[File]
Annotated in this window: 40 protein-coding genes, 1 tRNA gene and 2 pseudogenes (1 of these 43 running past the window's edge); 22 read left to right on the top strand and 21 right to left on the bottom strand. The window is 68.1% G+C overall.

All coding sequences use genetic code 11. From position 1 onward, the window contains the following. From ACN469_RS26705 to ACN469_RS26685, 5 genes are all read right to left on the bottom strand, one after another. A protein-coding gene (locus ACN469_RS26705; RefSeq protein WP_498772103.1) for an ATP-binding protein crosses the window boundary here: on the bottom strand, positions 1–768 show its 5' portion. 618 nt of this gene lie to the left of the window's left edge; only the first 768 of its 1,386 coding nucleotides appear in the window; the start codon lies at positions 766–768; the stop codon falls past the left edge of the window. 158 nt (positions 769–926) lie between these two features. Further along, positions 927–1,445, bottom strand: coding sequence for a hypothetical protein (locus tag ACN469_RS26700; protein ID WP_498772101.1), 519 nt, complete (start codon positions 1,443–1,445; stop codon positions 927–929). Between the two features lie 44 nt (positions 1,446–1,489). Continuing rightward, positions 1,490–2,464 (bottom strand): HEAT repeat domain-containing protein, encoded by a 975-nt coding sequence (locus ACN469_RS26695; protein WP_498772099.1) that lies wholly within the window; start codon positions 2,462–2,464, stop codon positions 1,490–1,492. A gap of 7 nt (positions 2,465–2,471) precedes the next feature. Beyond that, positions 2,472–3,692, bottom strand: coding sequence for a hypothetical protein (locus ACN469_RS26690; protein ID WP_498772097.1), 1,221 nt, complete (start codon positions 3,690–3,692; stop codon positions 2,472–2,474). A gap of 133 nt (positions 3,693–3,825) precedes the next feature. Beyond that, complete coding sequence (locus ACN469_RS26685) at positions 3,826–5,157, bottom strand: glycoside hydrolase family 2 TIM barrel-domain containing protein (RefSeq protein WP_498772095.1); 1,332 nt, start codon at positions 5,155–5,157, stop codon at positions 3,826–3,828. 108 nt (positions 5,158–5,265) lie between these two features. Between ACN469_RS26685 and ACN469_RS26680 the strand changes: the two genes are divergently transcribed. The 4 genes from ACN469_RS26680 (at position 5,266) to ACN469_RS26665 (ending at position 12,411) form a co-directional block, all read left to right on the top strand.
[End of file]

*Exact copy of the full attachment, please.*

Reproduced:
Annotated in this window: 40 protein-coding genes, 1 tRNA gene and 2 pseudogenes (1 of these 43 running past the window's edge); 22 read left to right on the top strand and 21 right to left on the bottom strand. The window is 68.1% G+C overall.

All coding sequences use genetic code 11. From position 1 onward, the window contains the following. From ACN469_RS26705 to ACN469_RS26685, 5 genes are all read right to left on the bottom strand, one after another. A protein-coding gene (locus ACN469_RS26705; RefSeq protein WP_498772103.1) for an ATP-binding protein crosses the window boundary here: on the bottom strand, positions 1–768 show its 5' portion. 618 nt of this gene lie to the left of the window's left edge; only the first 768 of its 1,386 coding nucleotides appear in the window; the start codon lies at positions 766–768; the stop codon falls past the left edge of the window. 158 nt (positions 769–926) lie between these two features. Further along, positions 927–1,445, bottom strand: coding sequence for a hypothetical protein (locus tag ACN469_RS26700; protein ID WP_498772101.1), 519 nt, complete (start codon positions 1,443–1,445; stop codon positions 927–929). Between the two features lie 44 nt (positions 1,446–1,489). Continuing rightward, positions 1,490–2,464 (bottom strand): HEAT repeat domain-containing protein, encoded by a 975-nt coding sequence (locus ACN469_RS26695; protein WP_498772099.1) that lies wholly within the window; start codon positions 2,462–2,464, stop codon positions 1,490–1,492. A gap of 7 nt (positions 2,465–2,471) precedes the next feature. Beyond that, positions 2,472–3,692, bottom strand: coding sequence for a hypothetical protein (locus ACN469_RS26690; protein ID WP_498772097.1), 1,221 nt, complete (start codon positions 3,690–3,692; stop codon positions 2,472–2,474). A gap of 133 nt (positions 3,693–3,825) precedes the next feature. Beyond that, complete coding sequence (locus ACN469_RS26685) at positions 3,826–5,157, bottom strand: glycoside hydrolase family 2 TIM barrel-domain containing protein (RefSeq protein WP_498772095.1); 1,332 nt, start codon at positions 5,155–5,157, stop codon at positions 3,826–3,828. 108 nt (positions 5,158–5,265) lie between these two features. Between ACN469_RS26685 and ACN469_RS26680 the strand changes: the two genes are divergently transcribed. The 4 genes from ACN469_RS26680 (at position 5,266) to ACN469_RS26665 (ending at position 12,411) form a co-directional block, all read left to right on the top strand.